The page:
Consider an array of bytes.

I want to partition the array, such that the following two conditions hold:

  1. The number of bytes within each partition (except perhaps the last one) is between L and U, inclusive. Here, L is much smaller than U.

  2. Given a sub-array (i.e. consecutive bytes) of the main array, partition boundaries within the sub-array can be detected.


Let the array of bytes be:

array of bytes

Let L = 2 and U = 4.

The following partitioning satisfies requirement 1 (red lines depict partition boundaries). Notice that the size of all partitions is between L and U inclusive.

partitioned array

To explain requirement 2, assume that the following sub-array is given:


An algorithm satisfying requirement 2 should be able to correctly identify partition boundaries:

partitioned sub-array

PS: An idea which only satisfies the second requirement is called winnowing. It uses a sliding window over the bytes, computes some fingerprint in each window, and then uses another sliding window (the "winnowing" window) over fingerprints, and then selects the boundary to be the byte corresponding to the fingerprint which satisfies some property in each winnowing window.

Edit: If no such algorithm exists, we can think of some relaxations. The one that best fits my case changes requirement 1 as follows:

Let p(n) be the fraction of partitions of length n. We want p(n) to follow some bell-shaped distribution with mean $\mu$ and standard deviation $\sigma$. This way, I can reduce $\sigma$ to concentrate the partition lengths around $\mu$.

  • $\begingroup$ If that given subarray is just a random input without any extra information, then it's not possible to provide such an algorithm, but is it a randomized algorithm fine? Then what is the definition of randomized algorithm for this problem? e.g a randomized algorithm that partitions and then finds the corresponding partition in a given subarray with probability $p$ and with shift distance $d$, where $p=f(U,L,n),d=g(U,L,n)$. $\endgroup$ – Saeed Jan 20 '15 at 10:53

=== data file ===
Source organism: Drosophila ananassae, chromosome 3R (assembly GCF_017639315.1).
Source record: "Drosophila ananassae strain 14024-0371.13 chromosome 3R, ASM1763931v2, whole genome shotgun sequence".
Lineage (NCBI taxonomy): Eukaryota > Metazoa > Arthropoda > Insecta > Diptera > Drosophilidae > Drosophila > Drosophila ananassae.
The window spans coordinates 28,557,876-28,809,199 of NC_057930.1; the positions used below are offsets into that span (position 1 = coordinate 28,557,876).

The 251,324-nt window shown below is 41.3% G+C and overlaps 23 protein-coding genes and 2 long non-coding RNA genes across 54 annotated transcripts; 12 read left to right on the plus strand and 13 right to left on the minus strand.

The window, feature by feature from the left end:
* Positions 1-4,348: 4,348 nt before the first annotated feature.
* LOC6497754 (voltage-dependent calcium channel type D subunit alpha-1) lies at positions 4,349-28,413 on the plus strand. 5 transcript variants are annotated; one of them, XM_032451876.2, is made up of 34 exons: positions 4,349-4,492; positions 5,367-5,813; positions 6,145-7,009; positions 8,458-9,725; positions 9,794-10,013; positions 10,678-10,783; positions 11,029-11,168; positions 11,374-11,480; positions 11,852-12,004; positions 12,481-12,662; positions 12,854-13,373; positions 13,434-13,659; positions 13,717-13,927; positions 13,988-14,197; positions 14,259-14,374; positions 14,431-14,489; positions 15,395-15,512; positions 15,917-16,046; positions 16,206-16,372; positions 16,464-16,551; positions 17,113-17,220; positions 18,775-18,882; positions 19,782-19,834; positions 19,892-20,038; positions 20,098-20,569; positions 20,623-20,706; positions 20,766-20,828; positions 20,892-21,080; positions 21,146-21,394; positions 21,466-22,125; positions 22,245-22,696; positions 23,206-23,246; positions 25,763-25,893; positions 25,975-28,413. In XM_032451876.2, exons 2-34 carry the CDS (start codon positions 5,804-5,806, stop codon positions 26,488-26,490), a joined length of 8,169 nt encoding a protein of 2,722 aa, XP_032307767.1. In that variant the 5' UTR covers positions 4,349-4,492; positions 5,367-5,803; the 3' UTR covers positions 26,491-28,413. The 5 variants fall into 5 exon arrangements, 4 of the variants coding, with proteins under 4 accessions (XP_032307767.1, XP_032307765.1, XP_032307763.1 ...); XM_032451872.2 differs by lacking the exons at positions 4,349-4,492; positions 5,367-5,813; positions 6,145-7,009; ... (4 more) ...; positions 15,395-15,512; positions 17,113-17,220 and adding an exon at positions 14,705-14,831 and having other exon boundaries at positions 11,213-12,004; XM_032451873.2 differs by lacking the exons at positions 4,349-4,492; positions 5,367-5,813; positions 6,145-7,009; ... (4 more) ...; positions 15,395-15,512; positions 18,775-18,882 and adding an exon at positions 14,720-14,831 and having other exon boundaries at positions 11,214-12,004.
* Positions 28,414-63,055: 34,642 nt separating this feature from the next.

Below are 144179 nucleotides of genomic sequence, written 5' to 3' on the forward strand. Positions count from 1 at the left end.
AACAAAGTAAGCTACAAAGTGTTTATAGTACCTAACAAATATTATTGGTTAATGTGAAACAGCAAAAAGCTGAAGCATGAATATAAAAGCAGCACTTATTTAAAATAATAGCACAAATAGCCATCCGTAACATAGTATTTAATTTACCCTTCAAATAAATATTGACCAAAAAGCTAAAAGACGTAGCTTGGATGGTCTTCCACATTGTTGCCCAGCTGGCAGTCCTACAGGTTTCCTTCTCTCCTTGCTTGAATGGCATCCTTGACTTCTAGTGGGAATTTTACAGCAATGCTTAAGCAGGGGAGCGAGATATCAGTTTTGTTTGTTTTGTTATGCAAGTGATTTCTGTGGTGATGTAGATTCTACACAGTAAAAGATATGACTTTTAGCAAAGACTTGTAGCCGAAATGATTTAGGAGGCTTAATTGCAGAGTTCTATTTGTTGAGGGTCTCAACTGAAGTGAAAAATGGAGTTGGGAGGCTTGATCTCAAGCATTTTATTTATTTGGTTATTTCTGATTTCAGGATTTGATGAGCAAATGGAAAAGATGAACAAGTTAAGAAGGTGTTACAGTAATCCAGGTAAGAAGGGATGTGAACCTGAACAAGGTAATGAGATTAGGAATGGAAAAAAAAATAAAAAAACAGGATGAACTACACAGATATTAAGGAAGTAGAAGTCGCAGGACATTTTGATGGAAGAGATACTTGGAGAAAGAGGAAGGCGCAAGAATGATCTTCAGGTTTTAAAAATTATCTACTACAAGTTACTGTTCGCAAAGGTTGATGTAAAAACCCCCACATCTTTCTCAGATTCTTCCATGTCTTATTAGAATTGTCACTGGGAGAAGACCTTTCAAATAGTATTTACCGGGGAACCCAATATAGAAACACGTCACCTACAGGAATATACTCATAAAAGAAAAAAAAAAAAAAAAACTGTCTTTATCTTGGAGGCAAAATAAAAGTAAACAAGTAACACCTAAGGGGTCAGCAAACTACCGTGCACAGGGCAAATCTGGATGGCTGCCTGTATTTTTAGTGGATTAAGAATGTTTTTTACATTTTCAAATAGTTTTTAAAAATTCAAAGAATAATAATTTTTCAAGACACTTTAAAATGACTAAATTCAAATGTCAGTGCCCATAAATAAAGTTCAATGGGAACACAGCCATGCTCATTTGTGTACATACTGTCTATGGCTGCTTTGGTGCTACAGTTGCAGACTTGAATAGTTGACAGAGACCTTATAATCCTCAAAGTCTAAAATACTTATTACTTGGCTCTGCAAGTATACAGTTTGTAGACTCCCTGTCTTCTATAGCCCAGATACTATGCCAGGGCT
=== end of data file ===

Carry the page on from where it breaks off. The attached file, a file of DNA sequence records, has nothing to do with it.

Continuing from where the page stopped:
• $\begingroup$ @Saeed: Could you elaborate why "it's not possible to provide such an algorithm"? $\endgroup$ – M.S. Dousti Jan 20 '15 at 10:56
  • $\begingroup$ I mean actually it's somehow not deterministic, e.g attach the subarray that you selected to the end of input, and suppose that the partition in the end is not same as the before, then what shall we guess? the first partition or the second partition? $\endgroup$ – Saeed Jan 20 '15 at 11:05
  • $\begingroup$ @Saeed: The idea of "winnowing windows" (as described at the end of my question) solves the issue you just said. It is deterministic, and it works for all possible sub-arrays. The problem with it, however, is that the partition lengths can be as small as 1. $\endgroup$ – M.S. Dousti Jan 20 '15 at 11:08
  • 1
    $\begingroup$ I have to kindly argue that just because "I think we need some relaxation" is not enough to deduce that "that is not possible to do this". If you can prove it rigorously, then I can look for some relaxation. Anyway, an excellent relaxation in my case is that the partition lengths follow a binomial (or any other bell-shaped) distribution, with a given mean and variance. $\endgroup$ – M.S. Dousti Jan 20 '15 at 11:20

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